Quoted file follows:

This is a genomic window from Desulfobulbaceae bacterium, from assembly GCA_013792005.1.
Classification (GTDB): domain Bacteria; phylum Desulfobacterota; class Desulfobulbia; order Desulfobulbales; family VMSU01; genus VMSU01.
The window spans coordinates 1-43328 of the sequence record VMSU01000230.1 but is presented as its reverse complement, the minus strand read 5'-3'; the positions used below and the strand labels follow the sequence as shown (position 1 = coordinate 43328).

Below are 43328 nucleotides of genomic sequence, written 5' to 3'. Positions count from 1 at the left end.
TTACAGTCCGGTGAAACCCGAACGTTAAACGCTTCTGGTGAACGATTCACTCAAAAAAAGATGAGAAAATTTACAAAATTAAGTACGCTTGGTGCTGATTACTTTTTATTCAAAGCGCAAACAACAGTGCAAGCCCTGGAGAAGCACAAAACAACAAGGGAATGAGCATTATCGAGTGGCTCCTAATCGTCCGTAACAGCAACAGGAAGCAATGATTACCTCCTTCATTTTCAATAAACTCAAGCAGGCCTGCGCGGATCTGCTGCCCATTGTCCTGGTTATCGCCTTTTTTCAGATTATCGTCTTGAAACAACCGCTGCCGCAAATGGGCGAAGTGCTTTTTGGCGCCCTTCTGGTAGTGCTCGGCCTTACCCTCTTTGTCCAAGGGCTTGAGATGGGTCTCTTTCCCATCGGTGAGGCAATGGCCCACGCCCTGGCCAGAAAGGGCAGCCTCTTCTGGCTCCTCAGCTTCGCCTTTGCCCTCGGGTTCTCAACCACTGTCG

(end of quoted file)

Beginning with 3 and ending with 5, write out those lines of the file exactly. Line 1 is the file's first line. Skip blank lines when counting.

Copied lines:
The window spans coordinates 1-43328 of the sequence record VMSU01000230.1 but is presented as its reverse complement, the minus strand read 5'-3'; the positions used below and the strand labels follow the sequence as shown (position 1 = coordinate 43328).

Below are 43328 nucleotides of genomic sequence, written 5' to 3'. Positions count from 1 at the left end.
TTACAGTCCGGTGAAACCCGAACGTTAAACGCTTCTGGTGAACGATTCACTCAAAAAAAGATGAGAAAATTTACAAAATTAAGTACGCTTGGTGCTGATTACTTTTTATTCAAAGCGCAAACAACAGTGCAAGCCCTGGAGAAGCACAAAACAACAAGGGAATGAGCATTATCGAGTGGCTCCTAATCGTCCGTAACAGCAACAGGAAGCAATGATTACCTCCTTCATTTTCAATAAACTCAAGCAGGCCTGCGCGGATCTGCTGCCCATTGTCCTGGTTATCGCCTTTTTTCAGATTATCGTCTTGAAACAACCGCTGCCGCAAATGGGCGAAGTGCTTTTTGGCGCCCTTCTGGTAGTGCTCGGCCTTACCCTCTTTGTCCAAGGGCTTGAGATGGGTCTCTTTCCCATCGGTGAGGCAATGGCCCACGCCCTGGCCAGAAAGGGCAGCCTCTTCTGGCTCCTCAGCTTCGCCTTTGCCCTCGGGTTCTCAACCACTGTCG